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Köşebaşı June 30, 2010

Posted by Steven Bartus in Turkish Cuisine.
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2 comments

When evaluating restaurants, I often like to separate them into those that offer life-changing experiences and those that don’t. I like this categorization because it reflects the transformative potential of a good meal. At its pinnacle, food has the capacity to push our senses to places they’ve never been before. Such experiences are rare; I can think of only a handful during my time in Turkey. But when they do occur, these moments of gastronomic brilliance, your world slows down, turned only by each bite you take.

I’ve evoked this life-changing language in several posts over the past few weeks to convey what several places did not offer. This is not a mark of disappointment; it’s unreasonable to go into every meal expecting an earth-shaking culinary experience. Most times, in fact, I’m quite content with good food at a good price. However, there are times when I want to be wowed and money is not a concern. One such time was last weekend.

Köşebaşı makes bold claims about itself on its website. To quote the ‘About Us’ page:

Kosebasi was voted as one of “World’s 50 Best Restaurants” by the 14,000 members of Conde Nast Traveler magazine and was awarded with “International Tourism, Hotel and Catering Industries Prize” as the best representative of the traditional Turkish cuisine. Kosebasi was also cited as “the best kebab restaurant in Istanbul” by Time magazine.

Kosebasi’s global fame has received numerous bookings from all over the world and continues to attract many celebrities including Jack Nicholson, Chelsea Clinton, Warren Beatty, Sting, Tim Zagat and Donna Karan.

Köşebaşı has several branches in the more chi-chi sections of İstanbul as well as in Ankara and İzmir. It also has expanded internationally to Athens, São Paulo, Bahrain and Dubai. Given this reputation and global reach, I had to venture up to Gaziosmanpaşa on Sunday for a potentially life-changing dinner. Did Köşebaşı offer this superlative experience? The answer, I’m sorry to report, was a resounding no.

You might think it takes some hubris on my part to proclaim that Köşebaşı is a decidedly mediocre restaurant in the face of accolades from fabled magazines like Condé Nast Traveler and Time. But I can do so in this case without reservation. The food was simply not good enough to match the acclaim it advertises.

Köşebaşı features the ‘traditional recipes of South Anatolia’. Popular offerings like beyti, çöp şiş, kanat, patlıcanlı kebap and lahmacun are all on the menu. Köşebaşı also makes some specialties, such as şaşlık kebabı and terbiyeli şiş, both of which I had not previously seen in other restaurants. Per the recommendation of the waiter, my friend and I ordered these dishes in addition to the spinach salad and spicy bulgar ezme for starters.

The food at Köşebaşı is not bad, but it’s far from remarkable. The spicy bulgar ezme is exactly what you’d expect: typical ezme with some bulgar and extra spice in it. The spinach salad diverged from expectations only by the inclusion of a few raisins for a bit of sweetness and texture. Our entrées, the most expensive items on the menu, were overcooked and served with a lackluster side of seasoned onions, peppers and roasted tomatoes as well as some generic, straight-from-the-bag lavaş. Simply put, these are not the trappings of one of the world’s ‘top 50 restaurants’.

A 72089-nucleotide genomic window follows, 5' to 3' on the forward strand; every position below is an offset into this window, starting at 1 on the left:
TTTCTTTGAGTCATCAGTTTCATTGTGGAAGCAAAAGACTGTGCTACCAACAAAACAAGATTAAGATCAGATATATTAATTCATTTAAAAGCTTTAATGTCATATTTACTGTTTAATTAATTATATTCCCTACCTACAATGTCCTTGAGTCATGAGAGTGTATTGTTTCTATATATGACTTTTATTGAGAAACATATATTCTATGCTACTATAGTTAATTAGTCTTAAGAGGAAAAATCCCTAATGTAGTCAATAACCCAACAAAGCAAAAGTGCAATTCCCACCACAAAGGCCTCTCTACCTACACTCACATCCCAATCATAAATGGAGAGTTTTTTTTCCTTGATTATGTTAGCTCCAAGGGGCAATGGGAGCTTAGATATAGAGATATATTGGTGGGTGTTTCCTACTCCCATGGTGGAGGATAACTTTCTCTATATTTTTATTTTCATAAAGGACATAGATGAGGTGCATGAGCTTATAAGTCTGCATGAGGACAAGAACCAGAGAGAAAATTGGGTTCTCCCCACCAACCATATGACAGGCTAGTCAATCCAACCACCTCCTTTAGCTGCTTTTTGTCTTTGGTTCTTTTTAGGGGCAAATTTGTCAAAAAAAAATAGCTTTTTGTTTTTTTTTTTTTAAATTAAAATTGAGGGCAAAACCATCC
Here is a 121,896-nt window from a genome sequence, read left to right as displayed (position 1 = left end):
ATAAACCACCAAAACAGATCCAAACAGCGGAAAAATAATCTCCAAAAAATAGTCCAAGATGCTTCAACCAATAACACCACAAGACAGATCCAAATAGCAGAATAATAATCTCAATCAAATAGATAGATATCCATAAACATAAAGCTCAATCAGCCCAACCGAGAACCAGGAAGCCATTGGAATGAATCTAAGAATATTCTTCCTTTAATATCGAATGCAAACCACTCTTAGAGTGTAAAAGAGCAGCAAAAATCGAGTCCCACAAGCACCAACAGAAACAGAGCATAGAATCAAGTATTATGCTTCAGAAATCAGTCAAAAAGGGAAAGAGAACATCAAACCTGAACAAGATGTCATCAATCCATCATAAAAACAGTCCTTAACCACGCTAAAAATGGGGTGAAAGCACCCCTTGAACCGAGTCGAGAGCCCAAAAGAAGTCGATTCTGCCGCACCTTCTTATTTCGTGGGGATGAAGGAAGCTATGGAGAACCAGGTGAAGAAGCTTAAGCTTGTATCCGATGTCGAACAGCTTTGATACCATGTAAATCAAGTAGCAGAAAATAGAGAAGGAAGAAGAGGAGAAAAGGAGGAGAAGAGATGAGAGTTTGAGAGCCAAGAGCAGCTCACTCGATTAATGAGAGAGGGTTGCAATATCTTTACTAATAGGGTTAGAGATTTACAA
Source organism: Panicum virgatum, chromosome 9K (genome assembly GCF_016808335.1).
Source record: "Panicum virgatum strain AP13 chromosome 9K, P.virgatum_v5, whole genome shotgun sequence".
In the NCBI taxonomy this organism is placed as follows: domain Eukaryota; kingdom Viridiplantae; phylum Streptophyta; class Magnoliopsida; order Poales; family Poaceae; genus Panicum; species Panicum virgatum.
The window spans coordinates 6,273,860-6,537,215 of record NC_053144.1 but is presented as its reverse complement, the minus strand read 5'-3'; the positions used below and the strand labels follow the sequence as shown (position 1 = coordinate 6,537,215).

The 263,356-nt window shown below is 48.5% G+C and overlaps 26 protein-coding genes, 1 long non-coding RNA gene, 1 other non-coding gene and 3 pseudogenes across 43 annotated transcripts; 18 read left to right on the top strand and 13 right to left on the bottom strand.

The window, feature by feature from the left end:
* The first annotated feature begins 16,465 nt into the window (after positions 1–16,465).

Köşebaşı highlights a long-standing grievance that I have with Turkish cuisine: the insistence on cooking meat well done. No one (except Turks, it seems) wants to eat leather, especially at a purportedly top-quality restaurant. Far too often I regret forgetting to ask the chef for ‘çok kanlı‘ when I ordering beef or certain cuts of lamb. I’m the first person to recognize that there are differences in taste across cultures and these are usually something to be celebrated. But in the case of meat there is no going around it: well done is not acceptable.

To end an already sub-par meal, my friend and I ordered the künefe for dessert, which has been recommended to me by several readers. I have long maintained, somewhat snobbishly I’ll admit, that there is no good künefe in Turkey outside of Hatay, the southern city most renown for this dish. To date, everything I have had in Ankara has proven this theory to be correct. Köşebaşı further added to my credibility. This particular offering was terrible. There was an almost negligible amount of cheese in it, accentuating the taste and consistency of the kadayif. How can any respectable establishment serve künefe with such an egregious oversight?

I suspect that the original Köşebaşı in İstanbul was (or maybe still is) a very good restaurant. The Condé Nast top 50 ranking (at least the one framed on the wall in the Ankara branch) is from 1999, four years after Köşebaşı was founded. It was likely based on early work by a talented chef that attracted some deserved attention from the press. But in the eleven years since then, my guess is that Köşebaşı’s owners decided to use the notoriety as a basis for an ambitious expansion, first around Turkey then abroad, which ultimately compromised the quality of the food in the name of profit. Now Köşebaşı is best suited for duping rich Turks and foreigners out of their money under the guise of being world-class Turkish cuisine. There is far better elsewhere in Ankara for far less money.

Köşebaşı is located on Kuleli Sk. in Gaziosmanpaşa (Google Maps). Prices are upmarket: starters cost around 8TL each while entrées average at 18TL. Alcohol is served.

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